These changes, called germline mutations, are found in the DNA of every cell, not just tumor cells. Such mutations were known to exist, but their frequency was a mystery.
“The study marks a turning point in our understanding of pediatric cancer risk and will likely change how patients are evaluated,” says James R. Downing, MD, St. Jude president and chief executive officer.
These mutations can be used to help guide treatment and advance precision medicine. In some cases, entire families may benefit from genetic testing and counseling. St. Jude is now offering comprehensive genetic testing to its cancer patients as part of the Genomes for Kids clinical research study. This study is designed to lay the groundwork for transforming childhood cancer therapy through genomic sequencing.
If a mutation associated with increased cancer risk is found, children and families are referred to the St. Jude Hereditary Cancer Predisposition Clinic. There, a team of medical specialists work with families to understand and better manage their cancer risks.
The study, part of the Pediatric Cancer Genome Project, was published recently in the New England Journal of Medicine.
"The thing that is unique about St. Jude is the technologies we’re using,” Nichols says. “Other institutions that are doing genomic analysis are doing something called whole-exome sequencing, which only looks at a slice of the human genome—about 1 to 2 percent. At St. Jude, when you have the tumor tissue tested, we’re also doing whole-genome sequencing and RNA sequencing. We’re looking at every part of the entire human genome, as well as every part of what is known as the ‘transcriptome,’ which is the RNA blueprint from which proteins are made. It’s a comprehensive way to investigate the tumors for as many genetic abnormalities as possible."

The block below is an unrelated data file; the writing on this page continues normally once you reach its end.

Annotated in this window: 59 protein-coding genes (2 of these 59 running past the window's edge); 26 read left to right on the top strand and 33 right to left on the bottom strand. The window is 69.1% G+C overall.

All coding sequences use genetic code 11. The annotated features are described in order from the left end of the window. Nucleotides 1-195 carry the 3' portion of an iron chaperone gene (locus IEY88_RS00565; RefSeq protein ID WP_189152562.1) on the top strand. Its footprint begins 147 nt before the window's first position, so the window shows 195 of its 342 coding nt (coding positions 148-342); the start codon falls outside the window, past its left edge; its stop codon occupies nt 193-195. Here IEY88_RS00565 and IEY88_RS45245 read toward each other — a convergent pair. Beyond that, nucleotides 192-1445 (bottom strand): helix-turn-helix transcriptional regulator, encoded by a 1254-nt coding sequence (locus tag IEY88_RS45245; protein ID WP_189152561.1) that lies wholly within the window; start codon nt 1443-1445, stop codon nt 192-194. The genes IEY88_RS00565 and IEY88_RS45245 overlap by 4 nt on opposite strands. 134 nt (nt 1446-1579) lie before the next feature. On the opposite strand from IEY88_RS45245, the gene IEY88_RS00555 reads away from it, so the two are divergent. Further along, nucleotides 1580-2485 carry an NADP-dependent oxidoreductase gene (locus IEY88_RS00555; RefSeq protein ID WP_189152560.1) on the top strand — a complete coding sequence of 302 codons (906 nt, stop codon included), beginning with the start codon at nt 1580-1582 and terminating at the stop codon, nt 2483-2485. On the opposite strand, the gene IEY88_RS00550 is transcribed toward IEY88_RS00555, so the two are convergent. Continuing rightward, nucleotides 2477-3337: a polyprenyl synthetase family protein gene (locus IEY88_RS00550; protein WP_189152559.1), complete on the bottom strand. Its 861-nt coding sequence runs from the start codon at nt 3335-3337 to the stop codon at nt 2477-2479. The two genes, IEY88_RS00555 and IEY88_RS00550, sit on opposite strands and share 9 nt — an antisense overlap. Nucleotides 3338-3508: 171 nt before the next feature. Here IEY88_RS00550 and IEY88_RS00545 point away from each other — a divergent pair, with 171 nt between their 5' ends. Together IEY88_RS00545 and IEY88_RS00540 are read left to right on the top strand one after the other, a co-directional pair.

St. Jude uses three kinds of sequencing
to pinpoint as many genetic abnormalities as possible:
Whole -Genome Sequencing
The genome includes the complete set of instructions to assemble and sustain humans. The genome is encoded in the DNA molecule carried in almost every cell. Whole-genome sequencing involves determining the exact order of the 3 billion nucleotides that make up human DNA.
The exome comprises 1% to 2% of the genome and contains the more than 20,000 genes that encode the building blocks for life.
This procedure reveals which genes are being expressed and at what level.
Brendan’s mom, Anita, says the possibilities are intriguing.
“This study is supposed to help to find out why cancer happens,” she says. “I signed up to have them test the normal as well as cancerous cells. I want to know if the cancer was passed down or if we could have it in the future. I want to know why the genes change, what particular gene changes might be in our family. I’m really curious.”
As part of the study, scientists are trying to determine the best ways to share testing results with families. After Brendan’s genomic sequencing is complete, a doctor and genetic counselor will meet with his family to explain the results and how they may affect Brendan and his family. If he has a germline mutation that increases cancer risk, he and his family will receive care and counseling through the Hereditary Cancer Predisposition Clinic.
If we don’t do these studies, there’s no way we can move forward.
Nichols envisions creating a precision medicine pipeline, in which mutations are discovered in a child, a team of scientists identifies drugs that target those particular alterations, and the treatment is provided to the child.
“This is the bedside-to-bench-to-bedside approach,” Nichols says. “This comprehensive genomic analysis is something that you can only do at St. Jude. And this vision for the future is what makes St. Jude unique.”
The Genomes for Kids research study is designed with tomorrow’s patients in mind.
“We tell families that this study will not necessarily influence the treatment of their children today, but may be helpful for children in the future,” Nichols says.
Anita says she hopes Brendan’s participation may benefit others.
“Children don’t deserve to have cancer,” she says. “I want to help the world in any way I can. I would love it if my child’s illness could help the doctors find ways to make it easier to treat other children.
“If we don’t do these studies,” she continues, “there’s no way we can move forward. That’s the way I see it.”
Editors note: Brendan Obioha lost his battle with cancer June 3, 2016.